Competition law enforcement in the pharmaceutical sector in Romania

1. Is there any specific regulatory framework that deals with competition regulation in the pharmaceutical sector in your country?

There is no specific regulatory framework that deals with competition regulation in the pharmaceutical sector in Romania. Hence, the general framework on competition law regulated under Law No. 21/1996 on Competition (the “Competition Law”) and related Implementing Legislation and Law No. 11/1991 on Unfair Competition (the “Unfair Competition Act”) regulate competition in the pharmaceutical sector in Romania.

In addition, the general pharmaceutical regulatory legal framework contains various rules which are relevant for the application of competition rules in the pharmaceutical sector, such as:

  • the obligation of marketing authorisation holders (the “MAHs”) to ensure that distribution of pharma products is carried out through a minimum of three wholesalers;
  • centralised national tenders organised by the Ministry of Health (the “MoH”);
  • the clawback tax and calculation method;
  • rules on the promotion of medicines, pricing and reimbursement.

The main regulatory framework in the pharma sector includes:

  1. Law No. 95/2006 on Healthcare Reform;
  2. Order No. 895/2006 approving the regulation on marketing authorisation and supervision of medicines for human use;
  3. Order No. 368/2017 approving the norms for calculating the price of medicines for human use;
  4. Order No. 861/2014 regarding approval of criteria for health technology including criteria and methodology for inclusion on the list of reimbursed products in the social healthcare security system;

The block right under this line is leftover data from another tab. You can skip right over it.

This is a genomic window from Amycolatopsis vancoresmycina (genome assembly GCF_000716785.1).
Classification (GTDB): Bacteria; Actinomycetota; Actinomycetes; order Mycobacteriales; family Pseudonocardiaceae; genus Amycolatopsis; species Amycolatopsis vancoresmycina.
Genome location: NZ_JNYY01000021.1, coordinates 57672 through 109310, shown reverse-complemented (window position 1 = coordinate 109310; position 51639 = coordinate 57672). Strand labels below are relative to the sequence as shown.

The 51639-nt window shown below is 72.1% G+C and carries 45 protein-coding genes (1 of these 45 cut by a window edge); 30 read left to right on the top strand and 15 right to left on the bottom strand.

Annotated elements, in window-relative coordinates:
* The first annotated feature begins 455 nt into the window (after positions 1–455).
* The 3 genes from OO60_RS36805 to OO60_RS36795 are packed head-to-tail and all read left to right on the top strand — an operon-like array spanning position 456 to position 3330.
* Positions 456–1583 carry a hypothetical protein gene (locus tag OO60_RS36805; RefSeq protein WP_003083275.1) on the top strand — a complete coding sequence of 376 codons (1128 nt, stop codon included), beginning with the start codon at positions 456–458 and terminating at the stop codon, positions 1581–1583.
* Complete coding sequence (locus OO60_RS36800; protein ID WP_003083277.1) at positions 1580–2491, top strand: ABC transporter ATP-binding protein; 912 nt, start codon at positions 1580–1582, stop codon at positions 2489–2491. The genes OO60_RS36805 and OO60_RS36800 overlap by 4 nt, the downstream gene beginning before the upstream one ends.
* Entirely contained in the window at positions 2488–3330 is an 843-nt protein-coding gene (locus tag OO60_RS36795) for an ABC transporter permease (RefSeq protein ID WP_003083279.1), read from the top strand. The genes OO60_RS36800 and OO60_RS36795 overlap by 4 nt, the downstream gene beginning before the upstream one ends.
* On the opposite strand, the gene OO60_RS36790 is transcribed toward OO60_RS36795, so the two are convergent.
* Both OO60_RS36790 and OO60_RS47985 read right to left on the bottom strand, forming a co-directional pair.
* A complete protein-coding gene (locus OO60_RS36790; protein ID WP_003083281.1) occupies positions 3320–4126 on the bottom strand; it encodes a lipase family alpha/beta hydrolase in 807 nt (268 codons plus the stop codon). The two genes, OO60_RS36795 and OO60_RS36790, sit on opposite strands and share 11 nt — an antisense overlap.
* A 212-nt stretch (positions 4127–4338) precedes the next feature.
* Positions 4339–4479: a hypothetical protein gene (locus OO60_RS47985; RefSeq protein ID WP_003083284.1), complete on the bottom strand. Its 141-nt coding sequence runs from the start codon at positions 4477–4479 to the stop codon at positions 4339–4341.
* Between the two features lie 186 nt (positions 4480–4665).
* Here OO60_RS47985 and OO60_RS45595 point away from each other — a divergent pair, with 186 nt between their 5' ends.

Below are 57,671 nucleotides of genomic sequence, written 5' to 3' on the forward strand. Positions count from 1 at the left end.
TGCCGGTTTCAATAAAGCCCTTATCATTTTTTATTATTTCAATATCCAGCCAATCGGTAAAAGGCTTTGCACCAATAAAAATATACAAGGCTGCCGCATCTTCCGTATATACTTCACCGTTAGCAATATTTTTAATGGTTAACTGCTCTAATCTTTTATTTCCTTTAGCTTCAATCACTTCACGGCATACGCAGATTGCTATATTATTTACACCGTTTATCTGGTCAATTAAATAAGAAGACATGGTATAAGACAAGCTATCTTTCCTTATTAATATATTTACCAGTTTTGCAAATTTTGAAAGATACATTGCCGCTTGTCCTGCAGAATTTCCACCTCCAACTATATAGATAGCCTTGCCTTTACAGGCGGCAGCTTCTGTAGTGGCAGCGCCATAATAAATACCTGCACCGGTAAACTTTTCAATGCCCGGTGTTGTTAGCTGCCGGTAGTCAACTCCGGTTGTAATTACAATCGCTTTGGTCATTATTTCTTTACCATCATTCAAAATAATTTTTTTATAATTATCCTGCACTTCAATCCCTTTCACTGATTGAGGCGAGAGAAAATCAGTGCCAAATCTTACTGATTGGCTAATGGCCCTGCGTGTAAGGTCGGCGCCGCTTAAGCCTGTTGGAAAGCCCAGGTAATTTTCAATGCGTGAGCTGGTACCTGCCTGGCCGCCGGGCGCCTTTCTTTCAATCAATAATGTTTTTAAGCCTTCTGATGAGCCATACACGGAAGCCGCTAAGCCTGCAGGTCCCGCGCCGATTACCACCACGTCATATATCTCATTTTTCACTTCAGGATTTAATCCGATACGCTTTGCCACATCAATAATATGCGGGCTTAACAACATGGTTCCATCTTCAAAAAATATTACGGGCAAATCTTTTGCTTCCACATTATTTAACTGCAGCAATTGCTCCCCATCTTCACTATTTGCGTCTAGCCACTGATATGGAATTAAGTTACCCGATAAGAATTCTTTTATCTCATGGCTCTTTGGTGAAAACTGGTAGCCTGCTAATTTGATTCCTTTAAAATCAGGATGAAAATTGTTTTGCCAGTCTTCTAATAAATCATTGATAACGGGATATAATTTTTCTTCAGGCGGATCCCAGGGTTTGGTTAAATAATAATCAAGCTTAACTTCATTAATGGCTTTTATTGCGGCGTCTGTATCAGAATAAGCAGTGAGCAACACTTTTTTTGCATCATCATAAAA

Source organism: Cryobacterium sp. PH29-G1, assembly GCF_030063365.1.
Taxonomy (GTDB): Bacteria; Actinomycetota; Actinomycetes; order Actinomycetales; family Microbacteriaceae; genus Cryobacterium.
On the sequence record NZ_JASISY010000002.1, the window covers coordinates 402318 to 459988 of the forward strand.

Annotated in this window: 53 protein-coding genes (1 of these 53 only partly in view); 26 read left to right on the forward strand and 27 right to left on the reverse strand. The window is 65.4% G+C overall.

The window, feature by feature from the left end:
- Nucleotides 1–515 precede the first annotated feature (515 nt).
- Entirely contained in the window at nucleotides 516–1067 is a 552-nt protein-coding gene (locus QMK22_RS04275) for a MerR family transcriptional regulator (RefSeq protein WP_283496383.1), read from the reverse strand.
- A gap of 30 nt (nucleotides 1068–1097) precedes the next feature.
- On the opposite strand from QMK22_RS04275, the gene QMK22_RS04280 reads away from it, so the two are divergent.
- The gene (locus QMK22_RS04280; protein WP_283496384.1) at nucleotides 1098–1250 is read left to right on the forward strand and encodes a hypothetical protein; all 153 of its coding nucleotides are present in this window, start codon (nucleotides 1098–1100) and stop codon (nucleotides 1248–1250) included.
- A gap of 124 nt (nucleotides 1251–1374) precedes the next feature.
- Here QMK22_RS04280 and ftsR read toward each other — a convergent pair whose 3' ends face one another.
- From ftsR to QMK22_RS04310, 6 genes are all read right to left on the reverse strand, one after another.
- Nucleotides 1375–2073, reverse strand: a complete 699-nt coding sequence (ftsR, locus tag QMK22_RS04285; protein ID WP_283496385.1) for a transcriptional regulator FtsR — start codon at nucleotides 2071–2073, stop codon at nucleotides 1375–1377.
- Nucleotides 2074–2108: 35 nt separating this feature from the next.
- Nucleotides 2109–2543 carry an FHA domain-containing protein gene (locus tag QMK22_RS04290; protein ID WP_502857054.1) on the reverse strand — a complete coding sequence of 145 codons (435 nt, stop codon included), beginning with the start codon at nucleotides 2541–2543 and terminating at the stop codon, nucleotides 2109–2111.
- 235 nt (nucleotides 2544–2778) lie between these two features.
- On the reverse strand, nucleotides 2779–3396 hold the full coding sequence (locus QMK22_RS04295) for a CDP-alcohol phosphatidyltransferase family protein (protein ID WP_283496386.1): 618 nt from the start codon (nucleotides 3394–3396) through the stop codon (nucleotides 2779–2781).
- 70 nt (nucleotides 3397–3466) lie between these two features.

5. Government Emergency Ordinance No. 77/2011 and Order No. 735/976/2015 regulating cost control by the Government, including clawback, cost volume agreements, etc.;
  6. Government Decision No. 720/2008 for approving the list of non-proprietary names corresponding to medicines from which patients benefit, with or without a personal contribution, based on prescription in the social healthcare security system.

2. Which authorities are entrusted with enforcing these rules?

The Romanian Competition Council (the “RCC”) is the competent authority for enforcing competition law provisions in Romania.

The Romanian judicial courts are also competent to rule on claims of unfair competition based on the provisions of the Unfair Competition Act, as well as on claims for damages brought by natural or legal persons harmed pursuant to an infringement of competition rules.

The main authorities in charge of enforcing the pharma regulatory rules are:

  1. the MoH;
  2. the National Agency for Medicines and Medical Devices (the “NAMMD”), in charge of regulating and supervising various areas such as marketing authorisations, clinical trials, marketing, promotion and advertising activities regarding medical products, etc.;